By Bill Browning
If you’ve been following this blog you know my BFF and I have an ongoing feud over who’s the best and bigger star: James Franco or Jennifer Aniston. I am Team Franco while she (Paula) is all starry-eyed Faniston for Aniston. We each endeavor to make our case(s) as we watch and review our way through everything the two celebrities have ever done.
The holidays and unforeseen circumstances derailed our beloved project for a couple of weeks, but we get back on track today with our separate takes on James Franco’s recent As I Lay Dying.
Before every Franco movie begins, I sit quietly with my steamer trunk full of popcorn and 55-gallon drum of Diet Pepsi, and I whisper an urgent prayer: “Please,” I say heavenward, “let James be naked in this film. Or if he can’t be naked, at least let him be wet.”
And so, for me, As I Lay Dying is not about Pa, and it is not about Cash, and it is not about Jewel, and it is not about Dewey Dell, and it is not about Vardaman. It’s about how, praise be to Jesus, for the first third of this dreary tale James Franco is soaked!
Caught in torrential rains, tendrils of dark hair curl and drip over Jimmy’s squinting eyes and a nearly see-through shirt sticks to his impossibly wide shoulders, defined back and thrillingly narrow waist. Climbing out of an angry, unforgiving river, mud-colored wool pants cling to his marble-hard buttocks and taut thighs.
Um… Sorry, I got a little carried away there.
Truthfully, I don’t know why James Franco, never happy to just fucking act, would take on William Faulkner’s atmospheric 1930 book with what looked to me like a $100 budget. But he did. And surprisingly, it isn’t all bad.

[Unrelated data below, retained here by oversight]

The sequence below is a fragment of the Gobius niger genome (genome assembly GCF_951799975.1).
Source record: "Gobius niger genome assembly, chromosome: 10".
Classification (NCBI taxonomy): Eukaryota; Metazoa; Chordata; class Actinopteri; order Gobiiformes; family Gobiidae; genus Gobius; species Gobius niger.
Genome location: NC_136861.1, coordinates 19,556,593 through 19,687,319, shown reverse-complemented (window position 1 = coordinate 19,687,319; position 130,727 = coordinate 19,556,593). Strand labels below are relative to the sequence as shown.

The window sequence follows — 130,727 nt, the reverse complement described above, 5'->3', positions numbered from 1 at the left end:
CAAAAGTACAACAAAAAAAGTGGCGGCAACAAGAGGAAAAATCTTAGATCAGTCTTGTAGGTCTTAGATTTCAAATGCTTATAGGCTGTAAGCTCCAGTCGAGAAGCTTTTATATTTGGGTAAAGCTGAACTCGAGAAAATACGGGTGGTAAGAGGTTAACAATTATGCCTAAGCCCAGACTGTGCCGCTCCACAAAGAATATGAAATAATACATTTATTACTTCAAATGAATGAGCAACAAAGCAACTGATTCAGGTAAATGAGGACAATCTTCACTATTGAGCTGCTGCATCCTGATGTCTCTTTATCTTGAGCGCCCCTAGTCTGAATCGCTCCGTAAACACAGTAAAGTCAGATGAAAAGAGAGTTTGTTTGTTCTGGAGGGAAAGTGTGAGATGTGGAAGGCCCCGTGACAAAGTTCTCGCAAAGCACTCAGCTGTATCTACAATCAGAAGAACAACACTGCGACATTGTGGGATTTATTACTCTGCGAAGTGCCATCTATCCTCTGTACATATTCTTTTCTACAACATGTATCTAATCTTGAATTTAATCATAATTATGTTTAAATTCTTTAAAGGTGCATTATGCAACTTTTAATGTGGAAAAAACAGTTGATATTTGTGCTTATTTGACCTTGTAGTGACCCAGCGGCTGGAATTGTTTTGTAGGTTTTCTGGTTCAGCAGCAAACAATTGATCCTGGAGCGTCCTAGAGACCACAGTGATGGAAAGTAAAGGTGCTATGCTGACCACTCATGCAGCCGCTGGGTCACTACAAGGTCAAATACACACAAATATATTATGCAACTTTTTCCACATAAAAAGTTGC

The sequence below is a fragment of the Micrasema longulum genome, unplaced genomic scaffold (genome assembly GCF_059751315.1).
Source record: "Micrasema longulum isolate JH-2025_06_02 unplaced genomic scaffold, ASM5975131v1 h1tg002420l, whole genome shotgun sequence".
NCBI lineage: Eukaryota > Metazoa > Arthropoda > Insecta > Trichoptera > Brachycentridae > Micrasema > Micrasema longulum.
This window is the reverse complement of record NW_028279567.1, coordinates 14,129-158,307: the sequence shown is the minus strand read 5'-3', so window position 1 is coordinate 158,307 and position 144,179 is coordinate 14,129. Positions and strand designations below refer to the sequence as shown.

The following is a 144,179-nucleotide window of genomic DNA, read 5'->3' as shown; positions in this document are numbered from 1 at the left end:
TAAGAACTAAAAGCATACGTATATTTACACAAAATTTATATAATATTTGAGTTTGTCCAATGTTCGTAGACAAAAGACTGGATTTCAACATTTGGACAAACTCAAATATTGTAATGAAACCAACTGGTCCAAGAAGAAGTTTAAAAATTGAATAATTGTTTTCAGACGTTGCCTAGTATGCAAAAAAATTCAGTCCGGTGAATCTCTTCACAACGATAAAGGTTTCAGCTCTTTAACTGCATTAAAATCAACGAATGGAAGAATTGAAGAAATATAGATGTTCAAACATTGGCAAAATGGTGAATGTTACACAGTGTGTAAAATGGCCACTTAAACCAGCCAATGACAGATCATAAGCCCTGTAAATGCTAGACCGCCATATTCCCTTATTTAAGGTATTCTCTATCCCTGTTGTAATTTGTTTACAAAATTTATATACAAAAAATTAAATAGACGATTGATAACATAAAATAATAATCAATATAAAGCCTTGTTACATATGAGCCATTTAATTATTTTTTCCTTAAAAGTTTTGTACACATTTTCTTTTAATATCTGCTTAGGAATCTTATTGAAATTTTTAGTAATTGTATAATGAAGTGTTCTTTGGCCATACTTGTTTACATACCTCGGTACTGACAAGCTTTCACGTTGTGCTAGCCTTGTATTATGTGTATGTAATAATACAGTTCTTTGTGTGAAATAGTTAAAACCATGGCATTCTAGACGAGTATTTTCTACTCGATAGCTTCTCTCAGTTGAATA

Franco draws fine acting performances from Tim Blake Nelson (as the gummy and nearly inaudible family head Anse) and Marshall Logan Green (adept in his role as Jewel and scorchin’ hot to look at). Danny McBride, James’s real-life buddy, is also excellent in a brief cameo.
But good acting and hotness isn’t enough. Not really. And Franco does some film school arty shit that takes away from, rather than enhances, his work. Like, his two frame format for a good deal of the film is confusing and annoying and screws with the stunning images and landscapes often captured by whoever the cinematographer was.
And the sound (or my hearing) is terrible. Ten minutes in, I was in bad need of subtitles.
Still, like being gay in hickish, hot Mississippi, if you can hang in there for a good, long while, it gets better. The story of the troubled Bundren family starts unfolding nicely. And by the end of the movie, Franco actually gets his groove as a director.
I also wish to point out that, tedious and tortuous as AILD is, it is a thousand times better than ANYTHING Jennifer Aniston ever did.
And remember, as I stated earlier: for much of this movie our boy Jimmy F. is wet. He’s deluged, doused, soaked, sopping. And even when he ain’t wet, he’s moist. Which, if you ask me, is almost as good.
Post Categories: Bill Browning, James Franco, thumbs up, William A. BrowningTags: acting, As I Lay Dying, Bill Browning, drama, film adaptation, James Franco, let him be wet, movie review, William Faulkner
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